May I add a Wusthof Gourmet... I bought this knife for $60 at sur la table and I think it's been a fine knife. It's not heavy like all other wustofs and germans in general. I did not like holding any other german knife besides this one. It feels like a japanese knife. There's no heavy bolster (which I hate), it's very well balanced and the blade is very thin and does the "laser" thing very well. For a "cheap" knife, I've been extremely happy with it. http://www.amazon.com/Wusthof-Gourmet-8-Inch-Cooks-Knife/dp/B0001FATMI

post #4 of 11
Thread Starter 
Thanks for the reply, I know that i put up a lot of knives, but also wanted to know how some of the others stacked up.

I figured that it would come down to the artifex or fujiwara fkm, so now that it seems the artifex is the knife to get you mention I should look at a honing steel and sharpening stones... I'm very strapped for cash so with about $30 or so, what should I consider getting?

Thanks
post #5 of 11

Maybe add to your budget, (the 30$ for a steel, plus maybe another 30 if you can) and get the M390 artifex, sharpened before you buy it. From what I've heard its great for people who can't sharpen, and with a 30$ budget you can't really get much gear for sharpening.

post #6 of 11
i'd advise against having a person new to sharpening knives getting an m390. it's a b!tch and a half to sharpen (according to some people). they should get the AEB-L for ease of sharpening, decent edge holding, and it's stainless.

but if there was someone near them that has decent sharpening skills that's willing to sharpen it for them, like say a professional sharpening service. then maybe they could get by. or they could invest in their own sharpening stones, ones that are capable of sharpening m390.
post #7 of 11

Posted by kanix View Post

I'm very strapped for cash so with about $30 or so, what should I consider getting?

$30 isn't enough for a decent combi water stone, let alone a stone and a steel.  You're looking at about an $80 minimum for an acceptable kit.  That would buy an acceptable combi water stone, and a steel; or an alternative sharpener like a Chef's Choice electric with an "Asian angle," or a good pull through like a MinoSharp Plus3.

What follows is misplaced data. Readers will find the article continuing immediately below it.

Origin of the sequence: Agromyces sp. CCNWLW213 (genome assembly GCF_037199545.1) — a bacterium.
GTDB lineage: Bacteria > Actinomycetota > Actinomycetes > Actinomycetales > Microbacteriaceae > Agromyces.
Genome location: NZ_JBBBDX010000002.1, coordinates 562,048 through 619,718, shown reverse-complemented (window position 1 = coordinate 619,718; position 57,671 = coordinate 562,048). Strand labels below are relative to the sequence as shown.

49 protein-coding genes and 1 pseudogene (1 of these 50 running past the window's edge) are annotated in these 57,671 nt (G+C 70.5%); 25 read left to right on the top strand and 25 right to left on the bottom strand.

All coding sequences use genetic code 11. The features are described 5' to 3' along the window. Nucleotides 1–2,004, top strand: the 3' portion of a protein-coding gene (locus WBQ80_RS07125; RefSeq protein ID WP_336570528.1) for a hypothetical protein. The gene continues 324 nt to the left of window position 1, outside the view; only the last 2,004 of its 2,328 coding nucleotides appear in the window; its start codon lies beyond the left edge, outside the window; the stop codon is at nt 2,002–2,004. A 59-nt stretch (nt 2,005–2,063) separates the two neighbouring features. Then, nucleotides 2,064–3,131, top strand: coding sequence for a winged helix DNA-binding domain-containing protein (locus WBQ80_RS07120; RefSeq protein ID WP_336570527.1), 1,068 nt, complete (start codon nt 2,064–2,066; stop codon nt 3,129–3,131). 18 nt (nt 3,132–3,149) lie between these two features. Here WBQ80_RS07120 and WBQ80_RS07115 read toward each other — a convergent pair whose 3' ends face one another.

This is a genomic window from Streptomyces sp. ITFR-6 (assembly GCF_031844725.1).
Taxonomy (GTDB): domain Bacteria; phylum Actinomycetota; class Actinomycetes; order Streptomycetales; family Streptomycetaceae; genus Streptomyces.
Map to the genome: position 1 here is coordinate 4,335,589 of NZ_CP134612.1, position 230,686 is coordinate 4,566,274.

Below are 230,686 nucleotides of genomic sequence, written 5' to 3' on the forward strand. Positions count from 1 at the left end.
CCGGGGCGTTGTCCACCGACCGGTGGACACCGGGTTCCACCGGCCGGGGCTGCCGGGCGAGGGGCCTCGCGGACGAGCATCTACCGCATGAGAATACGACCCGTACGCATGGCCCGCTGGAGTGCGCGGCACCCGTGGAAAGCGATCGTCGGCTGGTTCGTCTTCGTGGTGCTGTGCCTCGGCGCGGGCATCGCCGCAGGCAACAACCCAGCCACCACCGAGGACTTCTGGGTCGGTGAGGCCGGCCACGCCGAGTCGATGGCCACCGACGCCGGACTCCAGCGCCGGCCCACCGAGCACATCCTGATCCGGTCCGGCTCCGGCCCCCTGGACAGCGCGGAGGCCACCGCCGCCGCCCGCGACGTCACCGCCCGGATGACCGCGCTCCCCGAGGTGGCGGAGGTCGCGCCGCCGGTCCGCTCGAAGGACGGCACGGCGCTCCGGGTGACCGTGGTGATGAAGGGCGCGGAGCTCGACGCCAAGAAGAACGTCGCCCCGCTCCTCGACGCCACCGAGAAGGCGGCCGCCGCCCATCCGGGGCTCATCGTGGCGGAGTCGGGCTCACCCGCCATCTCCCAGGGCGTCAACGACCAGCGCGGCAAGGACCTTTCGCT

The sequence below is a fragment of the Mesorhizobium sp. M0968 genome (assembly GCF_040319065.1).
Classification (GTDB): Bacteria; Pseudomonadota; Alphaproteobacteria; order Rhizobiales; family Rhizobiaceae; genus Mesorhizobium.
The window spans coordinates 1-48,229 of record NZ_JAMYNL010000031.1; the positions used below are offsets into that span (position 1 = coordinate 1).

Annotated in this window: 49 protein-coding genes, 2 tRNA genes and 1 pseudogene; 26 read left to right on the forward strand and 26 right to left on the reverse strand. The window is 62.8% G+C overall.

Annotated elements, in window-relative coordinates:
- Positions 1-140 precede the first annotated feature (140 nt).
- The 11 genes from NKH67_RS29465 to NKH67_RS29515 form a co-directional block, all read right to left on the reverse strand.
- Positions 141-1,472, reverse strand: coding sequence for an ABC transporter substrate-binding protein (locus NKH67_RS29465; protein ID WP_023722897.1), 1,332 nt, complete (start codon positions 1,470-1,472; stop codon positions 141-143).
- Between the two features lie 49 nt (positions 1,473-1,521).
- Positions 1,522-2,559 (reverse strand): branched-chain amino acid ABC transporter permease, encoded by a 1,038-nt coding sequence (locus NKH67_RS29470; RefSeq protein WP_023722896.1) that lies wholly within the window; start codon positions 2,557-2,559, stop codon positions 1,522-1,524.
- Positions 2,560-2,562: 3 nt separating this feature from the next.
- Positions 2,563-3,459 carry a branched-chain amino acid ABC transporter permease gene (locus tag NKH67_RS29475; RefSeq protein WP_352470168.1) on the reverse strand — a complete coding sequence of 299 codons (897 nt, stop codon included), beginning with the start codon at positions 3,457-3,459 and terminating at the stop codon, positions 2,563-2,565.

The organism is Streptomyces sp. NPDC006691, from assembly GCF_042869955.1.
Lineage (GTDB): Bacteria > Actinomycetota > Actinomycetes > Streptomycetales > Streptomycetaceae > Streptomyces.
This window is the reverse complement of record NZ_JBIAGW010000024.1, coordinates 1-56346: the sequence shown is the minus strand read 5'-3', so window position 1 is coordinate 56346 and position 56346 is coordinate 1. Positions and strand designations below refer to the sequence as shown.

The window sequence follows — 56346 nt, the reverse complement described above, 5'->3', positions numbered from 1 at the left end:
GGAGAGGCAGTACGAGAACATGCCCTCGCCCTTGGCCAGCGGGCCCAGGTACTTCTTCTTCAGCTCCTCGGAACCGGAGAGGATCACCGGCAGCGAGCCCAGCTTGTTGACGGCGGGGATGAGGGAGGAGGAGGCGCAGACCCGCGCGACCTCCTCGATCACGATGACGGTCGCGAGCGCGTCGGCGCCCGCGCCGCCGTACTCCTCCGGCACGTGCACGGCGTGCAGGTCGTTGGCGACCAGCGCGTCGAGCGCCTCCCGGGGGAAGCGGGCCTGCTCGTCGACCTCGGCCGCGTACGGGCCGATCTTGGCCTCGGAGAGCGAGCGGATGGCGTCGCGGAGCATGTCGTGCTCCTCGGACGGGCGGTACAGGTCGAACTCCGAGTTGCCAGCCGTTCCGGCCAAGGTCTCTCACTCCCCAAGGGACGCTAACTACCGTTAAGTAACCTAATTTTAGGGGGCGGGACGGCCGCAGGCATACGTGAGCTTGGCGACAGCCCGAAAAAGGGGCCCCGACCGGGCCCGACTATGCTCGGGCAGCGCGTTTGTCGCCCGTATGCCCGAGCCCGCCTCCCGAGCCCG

If you can't stretch your budget, put off buying the Artifex for awhile and shift your money around.  Buy a Forschner Fibrox or Rosewood.  Keep it sharp for the time being with an Idahone fine ceramic (aka "1200") 10" hone and a Norton IB8.  Add a Norton or Hall's "hard" Arkansas stone when you can afford it.  Even though India stones (like the IB8) and Arkansas stones are "oil stones," don't use oil.  Sharpen dry, with water, or soapy water. 

 

Knives are all about sharpness.  Consequently sharpening and maintenance are the highest priorities, anything else is secondary. 

 

BDL

post #8 of 11
Quote:
Originally Posted by boar_d_laze View Post ...Even though India stones (like the IB8) and Arkansas stones are "oil stones," don't use oil.  Sharpen dry, with water, or soapy water...BDL

 

Why not use oil, BDL, even a minimum amount just to wet the stone???

 

-T

Best and I'm a foodie.   I know very little but the little that I know I want to know very well.

 

-T

Brot und Wein
(1 photos)
 
Reply

Best and I'm a foodie.   I know very little but the little that I know I want to know very well.

 

-T

Brot und Wein
(1 photos)
 
Reply
post #9 of 11

Since I am in the process of upgrading from dime-store knives, having bought 2 knives I like but am I'm not completely thrilled with, let me give you my perspective:

 

For 27 years I used a single 8" slicer of the cheapest kind for most all my prep work, and just about everything else.  The one nice thing about it to me (other than the fact it was free and free always makes things better looking to me), is that it is a mere .043" thick, it also has a [relatively] nice wooden handle.  I kept it sharp enough with a $2.50 and $5 1x3" 1K diamond hone from WT Tool (I still rough with the combi, but the diamond hone finally shi_ the bed just the other week, boy they die quick when they go), and a hard Arkansas from a yard sale for $2.50.  I really did enjoy using this pathetic-by-cheftalk-standards knife and stones, but after experiencing the difference between the freebie lawnmowers I had always used and a nice "modern" one, I felt that change might be just as nice here also.  And a decent knife is a welcome change.  I still keep that knife in the block (also a new acquisition and a first) and still use it occasionally for nostalgia.  You can get similar or better used and sometimes knew knives for a dollar at various thrift stores, and they make great practice knives for your sharpening skills, and "tweaks" if you get so ambitious. 

 

So drawing on this experience I feel it's worth it to consider saving up you pesos till you have enough for decent stones and a steel to go along with the knife.  Hone your sharpening skills in the meantime, using just the cheapest/free stones you can get, (an 8x3" combi should be amongst those, and a dry one for a few bucks is just fine as well as convenient), and take pleasure in that.  In time you'll have the maintenance skills and know just the knife that will make you happy for a while (maybe even 27+ years) and have the money to pay for it and the proper accessories.